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D. Randy Garrison
April 22, 2021

In a previous editorial I had addressed the challenge of designing a collaborative inquiry that goes beyond simple interaction to achieve deep and meaningful learning (Editorial 18). On this topic I want to draw attention to a study that focused on a subtle but crucial aspect of interaction in a collaborative learning experience. A study by Scott Mehall (2021) looked at “purposeful interpersonal interaction (PII) ... for identifying high quality interpersonal interactions which are demonstrated to lead to better student outcomes” (p. 1). Scott’s findings “demonstrated that greater PII does generally lead to greater student satisfaction and perceived learning [but there is] ... evidence of apoint of diminishing returns” (p. 1). He concludes that “PII does appear to be an important component of the OL [online learning] experience, and instructors and course designers can utilize these findings to create course designs with satisfactory levels of PII” (p. 9). While further research is called for, these findings help to inform best practices in terms of “satisfactory levels of PII, while decreasing extraneous interactions” (p. 9).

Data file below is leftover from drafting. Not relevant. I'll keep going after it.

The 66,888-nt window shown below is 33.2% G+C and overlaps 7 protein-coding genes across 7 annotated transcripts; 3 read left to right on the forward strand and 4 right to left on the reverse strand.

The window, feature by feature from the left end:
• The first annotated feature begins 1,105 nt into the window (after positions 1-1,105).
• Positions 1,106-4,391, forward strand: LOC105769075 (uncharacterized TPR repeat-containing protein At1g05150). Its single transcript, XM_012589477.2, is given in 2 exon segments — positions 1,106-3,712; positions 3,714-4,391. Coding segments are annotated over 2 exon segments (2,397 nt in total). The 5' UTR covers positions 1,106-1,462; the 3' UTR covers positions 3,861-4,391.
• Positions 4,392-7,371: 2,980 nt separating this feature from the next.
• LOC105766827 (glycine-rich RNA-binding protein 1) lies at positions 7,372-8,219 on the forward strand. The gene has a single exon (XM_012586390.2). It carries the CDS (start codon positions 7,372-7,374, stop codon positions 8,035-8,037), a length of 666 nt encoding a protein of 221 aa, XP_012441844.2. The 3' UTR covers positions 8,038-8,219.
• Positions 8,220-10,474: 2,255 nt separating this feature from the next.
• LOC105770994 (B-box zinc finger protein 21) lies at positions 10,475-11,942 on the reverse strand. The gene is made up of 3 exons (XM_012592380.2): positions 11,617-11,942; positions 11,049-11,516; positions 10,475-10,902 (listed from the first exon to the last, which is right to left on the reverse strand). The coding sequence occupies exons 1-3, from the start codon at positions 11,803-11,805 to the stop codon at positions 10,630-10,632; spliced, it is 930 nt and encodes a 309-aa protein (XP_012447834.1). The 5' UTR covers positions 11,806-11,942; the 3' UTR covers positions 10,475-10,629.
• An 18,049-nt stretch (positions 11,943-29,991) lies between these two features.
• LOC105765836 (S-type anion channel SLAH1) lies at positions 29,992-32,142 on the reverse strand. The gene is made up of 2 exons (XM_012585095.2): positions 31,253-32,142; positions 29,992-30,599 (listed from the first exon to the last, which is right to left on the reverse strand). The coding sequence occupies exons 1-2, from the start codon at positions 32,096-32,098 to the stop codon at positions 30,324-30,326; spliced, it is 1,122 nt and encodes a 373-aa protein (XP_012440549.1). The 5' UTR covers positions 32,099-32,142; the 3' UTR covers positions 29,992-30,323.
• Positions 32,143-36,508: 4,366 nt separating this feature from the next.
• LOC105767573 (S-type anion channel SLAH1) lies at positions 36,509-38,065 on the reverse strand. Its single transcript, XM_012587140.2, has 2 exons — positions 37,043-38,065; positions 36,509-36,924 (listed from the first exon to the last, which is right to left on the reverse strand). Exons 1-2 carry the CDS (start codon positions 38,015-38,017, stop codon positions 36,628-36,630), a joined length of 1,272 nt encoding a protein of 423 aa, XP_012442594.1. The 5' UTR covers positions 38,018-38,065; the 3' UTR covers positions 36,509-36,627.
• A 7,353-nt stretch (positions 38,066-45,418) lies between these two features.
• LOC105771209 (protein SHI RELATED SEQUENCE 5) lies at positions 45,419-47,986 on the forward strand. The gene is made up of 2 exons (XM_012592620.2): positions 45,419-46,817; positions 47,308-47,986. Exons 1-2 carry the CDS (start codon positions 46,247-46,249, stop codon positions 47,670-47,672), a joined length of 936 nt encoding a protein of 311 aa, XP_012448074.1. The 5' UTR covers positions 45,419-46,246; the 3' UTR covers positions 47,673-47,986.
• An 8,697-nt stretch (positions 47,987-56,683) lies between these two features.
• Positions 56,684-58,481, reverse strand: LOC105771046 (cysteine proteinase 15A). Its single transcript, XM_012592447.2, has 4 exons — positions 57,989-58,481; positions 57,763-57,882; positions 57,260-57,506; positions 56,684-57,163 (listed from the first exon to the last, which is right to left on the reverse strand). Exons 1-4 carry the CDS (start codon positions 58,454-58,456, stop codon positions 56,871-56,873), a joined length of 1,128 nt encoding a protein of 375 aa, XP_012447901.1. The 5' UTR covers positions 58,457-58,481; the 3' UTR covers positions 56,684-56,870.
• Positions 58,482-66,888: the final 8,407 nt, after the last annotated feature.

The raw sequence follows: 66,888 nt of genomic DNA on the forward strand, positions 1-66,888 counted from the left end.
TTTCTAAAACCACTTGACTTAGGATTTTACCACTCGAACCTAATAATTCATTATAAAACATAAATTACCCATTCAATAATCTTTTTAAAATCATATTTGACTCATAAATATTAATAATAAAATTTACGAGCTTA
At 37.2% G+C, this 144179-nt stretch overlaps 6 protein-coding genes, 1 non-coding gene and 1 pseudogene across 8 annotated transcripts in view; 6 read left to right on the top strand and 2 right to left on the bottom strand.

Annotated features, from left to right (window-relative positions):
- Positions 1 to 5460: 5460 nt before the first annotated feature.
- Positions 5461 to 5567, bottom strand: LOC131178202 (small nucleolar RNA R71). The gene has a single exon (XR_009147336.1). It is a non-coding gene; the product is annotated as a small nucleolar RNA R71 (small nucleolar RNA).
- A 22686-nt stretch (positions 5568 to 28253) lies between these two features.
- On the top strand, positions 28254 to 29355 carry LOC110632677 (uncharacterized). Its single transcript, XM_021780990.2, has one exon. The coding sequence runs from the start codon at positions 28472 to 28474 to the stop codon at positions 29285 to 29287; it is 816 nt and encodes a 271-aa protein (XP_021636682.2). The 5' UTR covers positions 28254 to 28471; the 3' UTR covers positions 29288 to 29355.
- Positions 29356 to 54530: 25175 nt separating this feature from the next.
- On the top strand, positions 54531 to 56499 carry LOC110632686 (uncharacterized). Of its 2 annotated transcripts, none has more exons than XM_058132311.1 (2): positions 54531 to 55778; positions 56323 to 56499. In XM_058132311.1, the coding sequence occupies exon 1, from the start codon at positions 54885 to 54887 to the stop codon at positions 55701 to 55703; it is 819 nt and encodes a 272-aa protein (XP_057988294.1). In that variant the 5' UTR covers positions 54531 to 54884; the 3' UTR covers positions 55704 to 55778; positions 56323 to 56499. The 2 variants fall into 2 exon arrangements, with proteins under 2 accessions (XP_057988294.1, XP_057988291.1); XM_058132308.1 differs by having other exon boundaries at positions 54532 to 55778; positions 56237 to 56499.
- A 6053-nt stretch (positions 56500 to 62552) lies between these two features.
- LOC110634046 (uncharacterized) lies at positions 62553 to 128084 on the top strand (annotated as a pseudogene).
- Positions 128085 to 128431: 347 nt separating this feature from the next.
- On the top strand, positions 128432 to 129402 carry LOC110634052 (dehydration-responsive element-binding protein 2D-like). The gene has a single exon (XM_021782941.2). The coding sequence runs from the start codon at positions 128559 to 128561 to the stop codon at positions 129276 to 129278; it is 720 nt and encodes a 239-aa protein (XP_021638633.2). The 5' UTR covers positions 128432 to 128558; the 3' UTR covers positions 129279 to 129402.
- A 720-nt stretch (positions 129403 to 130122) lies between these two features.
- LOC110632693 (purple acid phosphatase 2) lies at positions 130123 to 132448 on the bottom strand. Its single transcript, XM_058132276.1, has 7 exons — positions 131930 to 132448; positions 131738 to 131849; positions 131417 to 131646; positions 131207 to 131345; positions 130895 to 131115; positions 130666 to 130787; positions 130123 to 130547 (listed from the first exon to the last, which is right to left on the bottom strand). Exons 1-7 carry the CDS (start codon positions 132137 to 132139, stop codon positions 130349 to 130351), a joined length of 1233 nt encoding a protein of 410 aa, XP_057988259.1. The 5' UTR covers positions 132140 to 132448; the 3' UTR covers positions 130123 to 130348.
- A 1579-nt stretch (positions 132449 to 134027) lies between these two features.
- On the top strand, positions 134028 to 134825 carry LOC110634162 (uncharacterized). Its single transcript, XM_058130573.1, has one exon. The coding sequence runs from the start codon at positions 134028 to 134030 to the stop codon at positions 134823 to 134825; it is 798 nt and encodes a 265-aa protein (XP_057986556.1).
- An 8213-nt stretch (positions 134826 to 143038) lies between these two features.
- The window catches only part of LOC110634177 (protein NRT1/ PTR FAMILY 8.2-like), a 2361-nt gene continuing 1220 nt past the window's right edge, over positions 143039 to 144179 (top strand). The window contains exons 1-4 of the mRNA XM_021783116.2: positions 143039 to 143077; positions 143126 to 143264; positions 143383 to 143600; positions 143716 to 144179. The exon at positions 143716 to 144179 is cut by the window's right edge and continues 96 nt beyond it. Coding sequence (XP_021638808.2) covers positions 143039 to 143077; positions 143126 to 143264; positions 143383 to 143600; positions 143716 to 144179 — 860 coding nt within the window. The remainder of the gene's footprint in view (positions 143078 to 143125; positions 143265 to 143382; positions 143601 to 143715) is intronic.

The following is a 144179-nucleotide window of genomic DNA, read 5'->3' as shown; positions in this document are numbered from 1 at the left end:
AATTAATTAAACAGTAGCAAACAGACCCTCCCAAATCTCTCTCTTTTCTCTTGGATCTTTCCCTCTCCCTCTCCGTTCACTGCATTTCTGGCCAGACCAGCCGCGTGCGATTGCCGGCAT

Of particular interest for me is the juxtaposition of PII with personal social interaction (PSI). It was noted that, in part, the amount of PSI (Social/Rapport Building Designs for Interaction) “was the highest correlated element with mean student satisfaction and the second highest with mean perceived learning ... [and] appears to be the most important form of interaction (Mehall, 2021, p. 8). This is consistent with work I did with Dr. Marti Cleveland-Innes in an article that we subtitled “Interaction is not Enough” (Garrison & Cleveland-Innes, 2005). The insight is recognizing the importance of both purposeful and social interaction. Our conclusion was that “simple interaction, absent of structure and leadership, is not enough. We need to have a qualitatively richer view of interaction” (p. 145). In this work we emphasized the importance of purposeful interaction or critical discourse to achieve deep and meaningful learning outcomes; however, it is important to emphasize that this is not separate from establishing a secure social climate that makes possible open communication.